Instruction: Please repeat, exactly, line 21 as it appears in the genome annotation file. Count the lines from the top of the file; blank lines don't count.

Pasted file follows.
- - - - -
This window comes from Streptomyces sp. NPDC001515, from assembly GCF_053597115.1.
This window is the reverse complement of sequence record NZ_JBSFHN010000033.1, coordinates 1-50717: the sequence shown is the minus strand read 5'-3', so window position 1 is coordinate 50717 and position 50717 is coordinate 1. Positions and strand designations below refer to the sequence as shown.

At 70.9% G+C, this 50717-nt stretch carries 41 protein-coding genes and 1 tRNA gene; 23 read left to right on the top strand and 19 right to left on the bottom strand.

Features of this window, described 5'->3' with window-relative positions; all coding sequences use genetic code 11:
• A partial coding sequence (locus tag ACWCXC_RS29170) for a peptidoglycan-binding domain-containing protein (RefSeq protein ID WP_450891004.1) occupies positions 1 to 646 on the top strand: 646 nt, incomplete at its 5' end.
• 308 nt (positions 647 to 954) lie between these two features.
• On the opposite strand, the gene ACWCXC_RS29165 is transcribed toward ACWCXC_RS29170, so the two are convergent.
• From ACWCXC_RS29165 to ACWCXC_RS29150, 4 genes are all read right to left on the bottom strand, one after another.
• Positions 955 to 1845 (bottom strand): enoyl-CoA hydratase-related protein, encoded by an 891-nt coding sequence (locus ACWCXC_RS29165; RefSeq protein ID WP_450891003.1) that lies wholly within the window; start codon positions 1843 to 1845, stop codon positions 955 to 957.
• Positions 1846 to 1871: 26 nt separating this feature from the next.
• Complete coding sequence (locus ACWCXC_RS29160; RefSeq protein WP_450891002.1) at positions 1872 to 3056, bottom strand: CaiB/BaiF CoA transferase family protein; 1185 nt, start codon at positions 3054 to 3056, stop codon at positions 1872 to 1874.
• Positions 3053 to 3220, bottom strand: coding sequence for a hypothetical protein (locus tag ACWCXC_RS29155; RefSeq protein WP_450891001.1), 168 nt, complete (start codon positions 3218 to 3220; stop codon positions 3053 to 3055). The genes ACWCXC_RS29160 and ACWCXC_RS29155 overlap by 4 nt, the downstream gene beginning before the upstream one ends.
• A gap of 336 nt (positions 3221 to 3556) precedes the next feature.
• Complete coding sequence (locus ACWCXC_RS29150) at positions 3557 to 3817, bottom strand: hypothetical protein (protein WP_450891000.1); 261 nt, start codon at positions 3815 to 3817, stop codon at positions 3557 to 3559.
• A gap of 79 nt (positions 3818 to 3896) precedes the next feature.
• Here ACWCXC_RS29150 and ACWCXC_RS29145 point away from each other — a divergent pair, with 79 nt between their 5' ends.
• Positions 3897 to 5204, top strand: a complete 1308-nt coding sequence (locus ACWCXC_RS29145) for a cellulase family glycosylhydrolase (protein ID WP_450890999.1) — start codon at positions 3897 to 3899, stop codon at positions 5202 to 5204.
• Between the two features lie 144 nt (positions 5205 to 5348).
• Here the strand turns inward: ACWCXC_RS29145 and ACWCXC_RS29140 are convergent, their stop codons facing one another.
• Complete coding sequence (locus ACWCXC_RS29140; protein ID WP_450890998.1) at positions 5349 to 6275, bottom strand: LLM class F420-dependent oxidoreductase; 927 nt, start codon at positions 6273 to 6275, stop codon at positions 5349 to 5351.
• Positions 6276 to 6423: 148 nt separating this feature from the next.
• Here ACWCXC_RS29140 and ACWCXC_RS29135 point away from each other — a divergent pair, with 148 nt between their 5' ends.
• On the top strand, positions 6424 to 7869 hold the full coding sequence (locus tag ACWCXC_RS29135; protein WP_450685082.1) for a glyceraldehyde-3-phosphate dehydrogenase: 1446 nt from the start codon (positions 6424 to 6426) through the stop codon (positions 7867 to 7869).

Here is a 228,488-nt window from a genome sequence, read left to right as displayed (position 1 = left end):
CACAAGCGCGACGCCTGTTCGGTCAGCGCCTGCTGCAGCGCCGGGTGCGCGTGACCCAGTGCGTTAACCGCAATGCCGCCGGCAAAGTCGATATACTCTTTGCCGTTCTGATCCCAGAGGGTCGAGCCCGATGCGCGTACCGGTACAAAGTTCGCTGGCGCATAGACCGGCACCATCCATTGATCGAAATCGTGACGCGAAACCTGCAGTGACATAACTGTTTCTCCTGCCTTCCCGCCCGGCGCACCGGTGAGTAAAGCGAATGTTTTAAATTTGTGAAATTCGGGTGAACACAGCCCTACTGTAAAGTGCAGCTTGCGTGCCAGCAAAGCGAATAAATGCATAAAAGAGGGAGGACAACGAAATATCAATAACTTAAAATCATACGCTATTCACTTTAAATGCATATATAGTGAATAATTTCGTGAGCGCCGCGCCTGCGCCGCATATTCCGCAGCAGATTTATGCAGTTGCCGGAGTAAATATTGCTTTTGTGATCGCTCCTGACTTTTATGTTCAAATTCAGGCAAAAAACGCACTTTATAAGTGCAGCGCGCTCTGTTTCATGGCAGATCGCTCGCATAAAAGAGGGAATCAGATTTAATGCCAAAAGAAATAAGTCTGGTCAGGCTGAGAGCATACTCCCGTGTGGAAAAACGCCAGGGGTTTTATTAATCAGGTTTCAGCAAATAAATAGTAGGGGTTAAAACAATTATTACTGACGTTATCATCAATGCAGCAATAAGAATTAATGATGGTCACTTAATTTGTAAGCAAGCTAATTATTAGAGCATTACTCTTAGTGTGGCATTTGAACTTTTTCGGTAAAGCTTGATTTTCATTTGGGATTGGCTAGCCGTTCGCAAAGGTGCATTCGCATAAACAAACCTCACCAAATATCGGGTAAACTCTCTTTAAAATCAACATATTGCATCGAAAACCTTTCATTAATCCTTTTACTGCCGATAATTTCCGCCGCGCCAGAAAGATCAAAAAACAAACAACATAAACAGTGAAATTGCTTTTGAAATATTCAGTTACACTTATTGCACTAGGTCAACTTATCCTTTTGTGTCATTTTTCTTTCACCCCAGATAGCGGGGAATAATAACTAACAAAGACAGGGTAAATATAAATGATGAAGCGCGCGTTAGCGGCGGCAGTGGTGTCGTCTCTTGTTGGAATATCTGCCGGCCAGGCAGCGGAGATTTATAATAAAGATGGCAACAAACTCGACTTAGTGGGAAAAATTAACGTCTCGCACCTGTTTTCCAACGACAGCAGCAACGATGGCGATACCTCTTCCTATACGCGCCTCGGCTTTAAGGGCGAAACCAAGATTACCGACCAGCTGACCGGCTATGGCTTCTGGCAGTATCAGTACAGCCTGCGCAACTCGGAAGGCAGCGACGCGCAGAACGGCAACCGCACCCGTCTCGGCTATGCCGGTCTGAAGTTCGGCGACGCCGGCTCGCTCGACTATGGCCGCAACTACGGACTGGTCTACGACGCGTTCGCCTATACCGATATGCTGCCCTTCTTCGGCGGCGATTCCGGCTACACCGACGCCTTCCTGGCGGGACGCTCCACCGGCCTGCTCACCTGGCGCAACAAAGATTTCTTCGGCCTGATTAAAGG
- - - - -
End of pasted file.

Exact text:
• Positions 6276 to 6423: 148 nt separating this feature from the next.